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PICList Thread
'What to buy?'
1996\09\04@035751 by Nikolai A. Zaharugin

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Hello all,
I am starting up to study PIC microcontrollers and I don't know which
programmer to buy.

PICSTART+ : Does fit well for me if I intended to programme 100-150 chips per
month? (i.e. for a serial product)
May be PRO MATE? But may be not worth to spend money? I don't understand what
does it give really...quality programm?...verifications? or still anything?

Many thanks.


--

Nikolai A.Zaharugin          LOGIKA Corp.,
                             Kurliandsckaya str.,1
                             St.-Petersburg, 198103, RUSSIA
                             Phone (812) 259 4319
spam_OUTzanTakeThisOuTspamlogika.spb.su            Fax   (812) 251 4493

1996\09\04@045641 by Andy Errington

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>Hello all,
>I am starting up to study PIC microcontrollers and I don't know which
>programmer to buy.
Hi Nikolai,

If you are interested from a hobbyist point of view you should perhaps
use the PIC16C84 as your development processor, and build your own
programmer.  If you have a PC you can put together a development system
for less than 10GBP (approx 15US$).  If you have never used a PIC this
will allow you to play around without costing too much.

The PIC series of chips have many features in common, so anything you
learn with a PIC84 can be applied to any other PIC chip, the only
differences being extra on-chip functions, e.g. ADC input, SPI port,
serial port etc., and memory paging (aargh!).

However if you intend to program many chips you will need a commercial
quality programmer for two reasons:

1) They have support for most (if not all) PIC chips
2) They are certified to program and verify at the extremes of the
programming specification, so you can be sure your code is correctly
downloaded to the chip.  (a home-built PIC84 programmer cannot be
guaranteed like this)

Take your time, and ask plenty of questions on the PICLIST.  You are
sure to get helpful, correct and consistent replies.

Best wishes,

Andy (the other one)

PS You can find some beginners stuff on my Web page at

http://www.lancs.ac.uk/staff/cpaame/pic/pic.htm
>

1996\09\04@063233 by Alexej Vladimirov

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Hello Nikolai,

04 Sep 96, .....zanKILLspamspam@spam@logika.spb.su writes to all:

P> I am starting up to study PIC microcontrollers and I don't know which
P> programmer to buy.

P> PICSTART+ : Does fit well for me if I intended to programme 100-150
P> chips per month? (i.e. for a serial product)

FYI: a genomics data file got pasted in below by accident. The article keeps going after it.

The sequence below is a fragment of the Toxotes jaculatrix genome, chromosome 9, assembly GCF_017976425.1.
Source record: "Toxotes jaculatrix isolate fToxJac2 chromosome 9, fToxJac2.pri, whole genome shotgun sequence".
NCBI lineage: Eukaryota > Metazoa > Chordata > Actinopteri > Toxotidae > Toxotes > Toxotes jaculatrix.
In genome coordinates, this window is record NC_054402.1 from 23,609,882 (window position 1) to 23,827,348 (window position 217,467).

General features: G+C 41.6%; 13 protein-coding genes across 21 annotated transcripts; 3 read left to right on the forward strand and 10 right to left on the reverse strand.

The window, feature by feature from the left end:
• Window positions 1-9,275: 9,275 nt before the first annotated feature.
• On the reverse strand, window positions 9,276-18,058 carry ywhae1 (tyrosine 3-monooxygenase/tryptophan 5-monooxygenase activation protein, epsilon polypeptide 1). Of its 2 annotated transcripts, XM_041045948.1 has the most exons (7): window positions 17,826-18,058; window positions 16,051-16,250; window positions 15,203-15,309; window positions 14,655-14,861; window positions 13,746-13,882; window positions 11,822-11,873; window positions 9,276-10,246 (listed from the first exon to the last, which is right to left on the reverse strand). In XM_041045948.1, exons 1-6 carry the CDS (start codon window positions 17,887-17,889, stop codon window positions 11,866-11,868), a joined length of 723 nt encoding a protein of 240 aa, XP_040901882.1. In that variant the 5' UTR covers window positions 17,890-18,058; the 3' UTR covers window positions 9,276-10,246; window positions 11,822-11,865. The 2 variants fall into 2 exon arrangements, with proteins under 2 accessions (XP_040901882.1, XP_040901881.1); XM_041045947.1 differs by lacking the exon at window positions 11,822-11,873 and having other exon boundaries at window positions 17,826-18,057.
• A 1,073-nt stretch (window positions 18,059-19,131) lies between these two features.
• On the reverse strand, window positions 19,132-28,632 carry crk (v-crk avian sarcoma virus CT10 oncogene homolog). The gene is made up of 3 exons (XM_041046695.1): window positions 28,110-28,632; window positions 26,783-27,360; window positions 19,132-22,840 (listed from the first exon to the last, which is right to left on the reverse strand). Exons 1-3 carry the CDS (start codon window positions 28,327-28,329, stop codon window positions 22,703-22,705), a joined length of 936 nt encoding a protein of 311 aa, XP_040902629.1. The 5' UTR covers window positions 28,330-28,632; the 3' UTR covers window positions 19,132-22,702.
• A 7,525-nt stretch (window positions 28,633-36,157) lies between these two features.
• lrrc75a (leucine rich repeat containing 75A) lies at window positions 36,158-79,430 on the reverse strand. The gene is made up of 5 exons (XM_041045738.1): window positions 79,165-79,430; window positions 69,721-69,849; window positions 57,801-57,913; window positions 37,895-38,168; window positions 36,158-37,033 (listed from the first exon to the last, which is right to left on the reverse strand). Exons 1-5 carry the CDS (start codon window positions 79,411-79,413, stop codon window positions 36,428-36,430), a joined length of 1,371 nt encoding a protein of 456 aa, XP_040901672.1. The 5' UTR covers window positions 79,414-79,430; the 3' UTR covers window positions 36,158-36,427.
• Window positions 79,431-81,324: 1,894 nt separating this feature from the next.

P> May be PRO MATE? But may be not worth to spend money? I don't
P> understand what does it give really...quality programm?
P> ...verifications? or still anything?

The main difference between development programmers (PICSTART+, COMPIC-1/5X and
many others) and production quality programmers (PROMATE-II, COMPIC-PRO and
also some others) is variable Vdd and Vpp during programming and verification.

As noted at Microchip's programming specifications, for production
quality programmers Vdd should be varied from 2.0 till 6.5V with 0.25V
granularity (DS30190D, p.3), Vpp should be varied from 12 till 14V with
0.25V granularity (DS30337A, p.1).

The main reason for variable Vdd is the following: Vdd in the real device can
be different, than during programming/verification.

Below is very simplified description.
For example, you want to have Vdd=6V in some application. You program PIC on the
development programmer with Vdd=5V. For example, some cells programmed to the
2.8V level. This cells readed as "1"(programmed) at Vdd=5V, but possibly will
reads as "0"(unprogrammed) at Vdd=6V. This will lead to hard-to-find errors (I
have this experience).
Second case. You want to have Vdd=2V. In this case some program cells,
readed as "0"(cleared) at Vdd=5V, possibly will reads as "1"(non-cleared)
at Vdd=2V. This error occurs, when you partially clear UV erasable development
chip. For example, some cells cleared to the 1.5V level. It reads fully cleared
at Vdd=5V, but reads as "1" at Vdd=2V.

Conclusions: You can use development programmer, if you use Vdd=5V+-5% in your
            applications. You should use production quality programmer in any
            other cases.

Best regards.

Alexej Vladimirov  avladspamKILLspammail.ormix.riga.lv
http://www.ormix.riga.lv/eng/mchip/mchip.htm
...more than 160 Microchip-related links now...

--- GoldED/2 2.50+

1996\09\25@162939 by Alex I. Torres

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> 04 Sep 96, Alexej Vladimirov writes to Nikolai Zaharugin :

> The main difference between development programmers
> (PICSTART+, COMPIC-1/5X and many others) and production
> quality programmers (PROMATE-II, COMPIC-PRO and also some
> others) is variable Vdd and Vpp during programming and
> verification.

>
> As noted at Microchip's programming specifications, for
> production quality programmers Vdd should be varied from 2.0
> till 6.5V with 0.25V granularity (DS30190D, p.3), Vpp should
> be varied from 12 till 14V with 0.25V granularity (DS30337A,
> p.1).
>
> The main reason for variable Vdd is the following: Vdd in
> the real device can be different, than during
> programming/verification.

Yes, I'm agree, but what is the reason to use variable Vpp ?

-------------------------------
  Best Wishes, Alex Torres.
  Kharkov, Ukraine, exUSSR.
  E-Mail To : .....altorKILLspamspam.....cook.kharkov.ua   via InterNet
              or 2:461/28             via FidoNet

---  GoldED 2.50.A0531+
* PICLAB->Semi-Production-Quality Programmer
* for 16Cxx,24xx,93xx - OK.
* 14000 - implemented but not tested.
* only $40 !!!
* no external power, MsDos and Windows software.

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